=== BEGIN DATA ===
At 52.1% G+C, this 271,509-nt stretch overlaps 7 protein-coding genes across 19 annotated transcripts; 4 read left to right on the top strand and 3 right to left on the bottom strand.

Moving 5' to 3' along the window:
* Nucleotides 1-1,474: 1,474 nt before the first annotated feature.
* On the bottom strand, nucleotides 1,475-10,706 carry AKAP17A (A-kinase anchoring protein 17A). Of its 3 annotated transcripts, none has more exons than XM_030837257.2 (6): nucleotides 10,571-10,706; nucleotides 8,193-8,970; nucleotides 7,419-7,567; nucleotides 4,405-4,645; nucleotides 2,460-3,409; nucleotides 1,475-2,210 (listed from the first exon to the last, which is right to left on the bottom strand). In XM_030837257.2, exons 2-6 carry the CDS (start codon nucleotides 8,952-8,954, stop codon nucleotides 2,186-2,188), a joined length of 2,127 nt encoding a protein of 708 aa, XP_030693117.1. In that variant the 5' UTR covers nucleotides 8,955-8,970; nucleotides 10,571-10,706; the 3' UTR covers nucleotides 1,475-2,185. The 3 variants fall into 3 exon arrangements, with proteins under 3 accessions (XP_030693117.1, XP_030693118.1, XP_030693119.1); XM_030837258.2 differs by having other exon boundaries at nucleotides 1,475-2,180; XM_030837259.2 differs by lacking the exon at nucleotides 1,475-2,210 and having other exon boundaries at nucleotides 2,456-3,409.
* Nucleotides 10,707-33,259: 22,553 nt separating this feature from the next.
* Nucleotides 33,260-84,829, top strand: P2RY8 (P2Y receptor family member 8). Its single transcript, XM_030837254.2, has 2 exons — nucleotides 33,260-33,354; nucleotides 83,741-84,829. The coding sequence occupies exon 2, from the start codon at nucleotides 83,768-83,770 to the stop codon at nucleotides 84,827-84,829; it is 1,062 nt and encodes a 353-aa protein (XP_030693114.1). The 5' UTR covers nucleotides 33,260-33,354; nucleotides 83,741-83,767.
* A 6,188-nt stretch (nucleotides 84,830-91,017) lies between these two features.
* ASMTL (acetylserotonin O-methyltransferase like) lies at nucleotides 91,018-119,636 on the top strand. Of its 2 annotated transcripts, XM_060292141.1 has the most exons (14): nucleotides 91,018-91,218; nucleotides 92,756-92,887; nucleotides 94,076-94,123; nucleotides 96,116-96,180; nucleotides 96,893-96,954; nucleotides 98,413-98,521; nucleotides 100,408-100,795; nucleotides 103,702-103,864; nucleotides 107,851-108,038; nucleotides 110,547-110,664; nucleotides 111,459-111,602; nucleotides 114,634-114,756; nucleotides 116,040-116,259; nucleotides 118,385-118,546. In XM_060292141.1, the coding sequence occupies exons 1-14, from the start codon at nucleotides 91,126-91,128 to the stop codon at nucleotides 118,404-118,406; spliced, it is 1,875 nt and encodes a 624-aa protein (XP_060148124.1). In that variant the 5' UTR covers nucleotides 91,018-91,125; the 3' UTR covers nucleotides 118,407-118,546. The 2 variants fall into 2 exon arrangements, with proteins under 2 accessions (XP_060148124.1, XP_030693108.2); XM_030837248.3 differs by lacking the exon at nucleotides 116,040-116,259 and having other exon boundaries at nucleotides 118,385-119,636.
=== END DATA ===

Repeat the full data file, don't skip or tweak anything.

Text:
At 52.1% G+C, this 271,509-nt stretch overlaps 7 protein-coding genes across 19 annotated transcripts; 4 read left to right on the top strand and 3 right to left on the bottom strand.

Moving 5' to 3' along the window:
* Nucleotides 1-1,474: 1,474 nt before the first annotated feature.
* On the bottom strand, nucleotides 1,475-10,706 carry AKAP17A (A-kinase anchoring protein 17A). Of its 3 annotated transcripts, none has more exons than XM_030837257.2 (6): nucleotides 10,571-10,706; nucleotides 8,193-8,970; nucleotides 7,419-7,567; nucleotides 4,405-4,645; nucleotides 2,460-3,409; nucleotides 1,475-2,210 (listed from the first exon to the last, which is right to left on the bottom strand). In XM_030837257.2, exons 2-6 carry the CDS (start codon nucleotides 8,952-8,954, stop codon nucleotides 2,186-2,188), a joined length of 2,127 nt encoding a protein of 708 aa, XP_030693117.1. In that variant the 5' UTR covers nucleotides 8,955-8,970; nucleotides 10,571-10,706; the 3' UTR covers nucleotides 1,475-2,185. The 3 variants fall into 3 exon arrangements, with proteins under 3 accessions (XP_030693117.1, XP_030693118.1, XP_030693119.1); XM_030837258.2 differs by having other exon boundaries at nucleotides 1,475-2,180; XM_030837259.2 differs by lacking the exon at nucleotides 1,475-2,210 and having other exon boundaries at nucleotides 2,456-3,409.
* Nucleotides 10,707-33,259: 22,553 nt separating this feature from the next.
* Nucleotides 33,260-84,829, top strand: P2RY8 (P2Y receptor family member 8). Its single transcript, XM_030837254.2, has 2 exons — nucleotides 33,260-33,354; nucleotides 83,741-84,829. The coding sequence occupies exon 2, from the start codon at nucleotides 83,768-83,770 to the stop codon at nucleotides 84,827-84,829; it is 1,062 nt and encodes a 353-aa protein (XP_030693114.1). The 5' UTR covers nucleotides 33,260-33,354; nucleotides 83,741-83,767.
* A 6,188-nt stretch (nucleotides 84,830-91,017) lies between these two features.
* ASMTL (acetylserotonin O-methyltransferase like) lies at nucleotides 91,018-119,636 on the top strand. Of its 2 annotated transcripts, XM_060292141.1 has the most exons (14): nucleotides 91,018-91,218; nucleotides 92,756-92,887; nucleotides 94,076-94,123; nucleotides 96,116-96,180; nucleotides 96,893-96,954; nucleotides 98,413-98,521; nucleotides 100,408-100,795; nucleotides 103,702-103,864; nucleotides 107,851-108,038; nucleotides 110,547-110,664; nucleotides 111,459-111,602; nucleotides 114,634-114,756; nucleotides 116,040-116,259; nucleotides 118,385-118,546. In XM_060292141.1, the coding sequence occupies exons 1-14, from the start codon at nucleotides 91,126-91,128 to the stop codon at nucleotides 118,404-118,406; spliced, it is 1,875 nt and encodes a 624-aa protein (XP_060148124.1). In that variant the 5' UTR covers nucleotides 91,018-91,125; the 3' UTR covers nucleotides 118,407-118,546. The 2 variants fall into 2 exon arrangements, with proteins under 2 accessions (XP_060148124.1, XP_030693108.2); XM_030837248.3 differs by lacking the exon at nucleotides 116,040-116,259 and having other exon boundaries at nucleotides 118,385-119,636.